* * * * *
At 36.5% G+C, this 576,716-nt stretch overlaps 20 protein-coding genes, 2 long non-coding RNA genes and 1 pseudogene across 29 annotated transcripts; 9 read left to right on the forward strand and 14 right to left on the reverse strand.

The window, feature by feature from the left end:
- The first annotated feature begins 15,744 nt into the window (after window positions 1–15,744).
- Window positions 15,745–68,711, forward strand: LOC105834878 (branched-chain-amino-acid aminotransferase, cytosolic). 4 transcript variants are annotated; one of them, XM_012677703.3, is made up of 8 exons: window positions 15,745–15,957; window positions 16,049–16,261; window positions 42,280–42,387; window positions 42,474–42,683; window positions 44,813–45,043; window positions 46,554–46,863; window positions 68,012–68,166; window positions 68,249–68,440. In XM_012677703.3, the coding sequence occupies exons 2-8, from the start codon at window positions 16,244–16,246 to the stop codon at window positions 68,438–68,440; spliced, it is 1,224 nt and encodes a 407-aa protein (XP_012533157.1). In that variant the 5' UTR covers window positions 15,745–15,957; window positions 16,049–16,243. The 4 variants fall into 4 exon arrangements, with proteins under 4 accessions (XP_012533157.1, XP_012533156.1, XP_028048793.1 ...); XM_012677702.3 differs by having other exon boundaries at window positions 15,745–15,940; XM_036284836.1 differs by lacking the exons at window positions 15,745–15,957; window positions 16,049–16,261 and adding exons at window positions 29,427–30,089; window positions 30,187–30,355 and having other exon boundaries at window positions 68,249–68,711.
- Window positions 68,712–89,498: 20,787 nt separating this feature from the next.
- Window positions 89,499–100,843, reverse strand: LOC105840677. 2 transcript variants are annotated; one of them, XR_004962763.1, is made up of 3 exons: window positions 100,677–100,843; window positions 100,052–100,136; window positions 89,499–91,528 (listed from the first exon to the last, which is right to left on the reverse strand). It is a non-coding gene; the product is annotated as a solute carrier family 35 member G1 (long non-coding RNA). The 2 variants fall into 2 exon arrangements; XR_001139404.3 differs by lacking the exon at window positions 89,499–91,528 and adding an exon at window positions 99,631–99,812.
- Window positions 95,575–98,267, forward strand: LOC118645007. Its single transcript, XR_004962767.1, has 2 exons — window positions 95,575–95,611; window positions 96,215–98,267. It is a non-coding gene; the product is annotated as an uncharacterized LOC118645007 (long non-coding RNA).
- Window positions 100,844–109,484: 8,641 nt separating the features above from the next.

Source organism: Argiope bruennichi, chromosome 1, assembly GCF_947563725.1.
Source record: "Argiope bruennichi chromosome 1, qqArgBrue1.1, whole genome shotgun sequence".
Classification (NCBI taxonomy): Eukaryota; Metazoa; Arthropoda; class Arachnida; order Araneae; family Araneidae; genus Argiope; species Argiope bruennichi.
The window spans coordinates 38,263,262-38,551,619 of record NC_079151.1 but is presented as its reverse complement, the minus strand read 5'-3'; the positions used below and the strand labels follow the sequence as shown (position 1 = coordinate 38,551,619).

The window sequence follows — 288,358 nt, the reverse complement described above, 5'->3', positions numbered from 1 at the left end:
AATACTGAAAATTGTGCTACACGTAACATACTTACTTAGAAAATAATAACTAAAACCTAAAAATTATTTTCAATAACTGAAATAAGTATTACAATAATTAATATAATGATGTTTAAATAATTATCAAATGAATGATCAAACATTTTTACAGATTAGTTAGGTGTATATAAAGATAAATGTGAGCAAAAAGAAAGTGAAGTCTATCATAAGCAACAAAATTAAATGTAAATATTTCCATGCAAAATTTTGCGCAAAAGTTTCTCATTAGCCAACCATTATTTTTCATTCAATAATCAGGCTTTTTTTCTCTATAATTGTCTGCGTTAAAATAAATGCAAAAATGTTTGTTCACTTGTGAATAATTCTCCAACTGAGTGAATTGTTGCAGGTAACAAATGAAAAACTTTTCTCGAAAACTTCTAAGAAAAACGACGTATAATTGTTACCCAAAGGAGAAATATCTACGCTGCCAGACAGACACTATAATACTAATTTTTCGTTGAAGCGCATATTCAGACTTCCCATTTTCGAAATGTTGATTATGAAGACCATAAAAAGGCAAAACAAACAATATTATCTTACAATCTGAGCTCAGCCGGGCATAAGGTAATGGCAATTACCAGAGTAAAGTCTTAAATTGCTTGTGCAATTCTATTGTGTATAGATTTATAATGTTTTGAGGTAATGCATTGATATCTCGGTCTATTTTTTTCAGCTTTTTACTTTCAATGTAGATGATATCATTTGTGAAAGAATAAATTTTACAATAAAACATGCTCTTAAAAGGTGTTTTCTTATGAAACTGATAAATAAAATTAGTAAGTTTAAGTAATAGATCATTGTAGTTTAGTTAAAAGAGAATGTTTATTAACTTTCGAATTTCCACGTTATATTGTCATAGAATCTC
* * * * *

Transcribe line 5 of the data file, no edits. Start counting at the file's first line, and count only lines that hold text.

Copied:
- Window positions 68,712–89,498: 20,787 nt separating this feature from the next.